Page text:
National Cabinet now faces the hard task of converting vagueness into a real plan. To do this it must answer the question: what proportion of the Australian population needs to be vaccinated before we can open our international borders?
This means allowing stranded Australians to return, letting footloose people travel overseas, and welcoming international tourists and students again.
Well qualified experts differ on the requisite threshold for vaccination partly because there are so many unknowns, such as how quickly the Delta variant of COVID would spread through Australia if we open up, and how effective the different vaccines will prove to be in preventing transmission.
But new Grattan Institute modelling shows it would be dangerous for Australia to open up before at least 80% of the population is vaccinated.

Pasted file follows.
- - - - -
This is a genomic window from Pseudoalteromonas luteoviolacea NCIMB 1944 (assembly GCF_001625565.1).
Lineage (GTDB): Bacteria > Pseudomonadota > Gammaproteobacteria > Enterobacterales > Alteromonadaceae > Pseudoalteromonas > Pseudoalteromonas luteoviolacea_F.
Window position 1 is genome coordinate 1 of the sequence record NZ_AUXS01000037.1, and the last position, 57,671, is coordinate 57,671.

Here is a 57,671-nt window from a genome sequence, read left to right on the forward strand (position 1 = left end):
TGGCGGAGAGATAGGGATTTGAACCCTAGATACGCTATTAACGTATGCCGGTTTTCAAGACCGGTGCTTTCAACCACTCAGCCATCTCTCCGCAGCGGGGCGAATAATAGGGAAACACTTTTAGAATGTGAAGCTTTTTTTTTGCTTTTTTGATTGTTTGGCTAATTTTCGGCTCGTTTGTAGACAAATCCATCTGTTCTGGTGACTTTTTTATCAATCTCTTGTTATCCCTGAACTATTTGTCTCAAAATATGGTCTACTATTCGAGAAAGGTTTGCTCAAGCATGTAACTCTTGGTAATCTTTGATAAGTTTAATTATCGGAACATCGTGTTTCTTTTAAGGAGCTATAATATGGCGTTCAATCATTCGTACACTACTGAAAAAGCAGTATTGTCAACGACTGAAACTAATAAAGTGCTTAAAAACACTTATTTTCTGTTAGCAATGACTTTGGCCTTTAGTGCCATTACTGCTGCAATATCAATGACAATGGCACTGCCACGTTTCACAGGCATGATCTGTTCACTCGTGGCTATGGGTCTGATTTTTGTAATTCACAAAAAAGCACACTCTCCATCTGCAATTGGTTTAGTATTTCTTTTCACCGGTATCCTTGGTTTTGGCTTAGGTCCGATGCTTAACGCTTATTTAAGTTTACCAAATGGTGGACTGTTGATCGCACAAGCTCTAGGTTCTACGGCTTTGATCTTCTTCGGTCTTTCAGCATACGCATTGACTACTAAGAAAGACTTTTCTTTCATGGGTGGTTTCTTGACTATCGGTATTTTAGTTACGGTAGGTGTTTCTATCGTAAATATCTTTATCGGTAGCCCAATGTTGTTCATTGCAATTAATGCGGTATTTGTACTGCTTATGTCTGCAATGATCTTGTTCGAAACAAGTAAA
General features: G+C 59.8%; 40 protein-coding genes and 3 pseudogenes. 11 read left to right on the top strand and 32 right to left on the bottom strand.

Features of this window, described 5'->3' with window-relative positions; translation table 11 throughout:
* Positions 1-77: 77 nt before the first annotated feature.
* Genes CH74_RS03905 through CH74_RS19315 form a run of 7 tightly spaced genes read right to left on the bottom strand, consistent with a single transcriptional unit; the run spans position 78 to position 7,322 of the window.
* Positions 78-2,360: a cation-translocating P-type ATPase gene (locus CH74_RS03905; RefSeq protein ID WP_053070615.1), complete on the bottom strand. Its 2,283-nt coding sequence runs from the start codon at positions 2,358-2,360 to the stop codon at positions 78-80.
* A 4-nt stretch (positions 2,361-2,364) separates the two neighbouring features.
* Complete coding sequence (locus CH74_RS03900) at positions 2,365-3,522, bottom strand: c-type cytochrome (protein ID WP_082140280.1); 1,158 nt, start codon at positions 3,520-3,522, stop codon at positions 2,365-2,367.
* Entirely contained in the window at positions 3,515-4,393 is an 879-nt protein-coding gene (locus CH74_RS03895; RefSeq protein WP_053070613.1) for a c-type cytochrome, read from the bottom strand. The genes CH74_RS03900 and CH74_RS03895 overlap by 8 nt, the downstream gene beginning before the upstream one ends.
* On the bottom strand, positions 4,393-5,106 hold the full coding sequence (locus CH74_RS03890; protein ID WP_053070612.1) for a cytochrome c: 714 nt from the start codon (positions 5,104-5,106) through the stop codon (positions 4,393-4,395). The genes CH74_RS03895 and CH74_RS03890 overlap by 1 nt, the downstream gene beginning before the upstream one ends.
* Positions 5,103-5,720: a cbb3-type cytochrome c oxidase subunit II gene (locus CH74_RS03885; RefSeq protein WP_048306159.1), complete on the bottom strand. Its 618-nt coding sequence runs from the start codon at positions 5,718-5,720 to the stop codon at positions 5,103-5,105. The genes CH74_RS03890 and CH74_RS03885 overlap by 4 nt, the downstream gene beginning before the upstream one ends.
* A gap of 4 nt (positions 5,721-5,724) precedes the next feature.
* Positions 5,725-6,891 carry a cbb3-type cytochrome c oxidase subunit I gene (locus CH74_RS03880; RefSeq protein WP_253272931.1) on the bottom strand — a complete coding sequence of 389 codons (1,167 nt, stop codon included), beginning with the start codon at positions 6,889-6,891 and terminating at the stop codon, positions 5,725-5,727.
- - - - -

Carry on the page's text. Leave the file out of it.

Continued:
Here’s what we found, and how we came to the 80% figure. Let’s start with the good news.
Vaccines offer substantial protection
Both vaccines on offer in Australia – Pfizer and AstraZeneca – are effective at preventing infections from the Delta strain. Two doses of Pfizer offers about 88% protection against infection, while two doses of AstraZeneca offers about 67% protection.
Vaccinated people can still catch COVID, but those that do pass it on to about half as many others compared to the unvaccinated.
Evidence from the United Kingdom, Canada, and the European Union – areas with higher vaccination levels than Australia – also suggests both vaccines offer substantial protection against hospitalisation and death from COVID. A vaccinated person is about 95% less likely than an unvaccinated person to end up in hospital with COVID.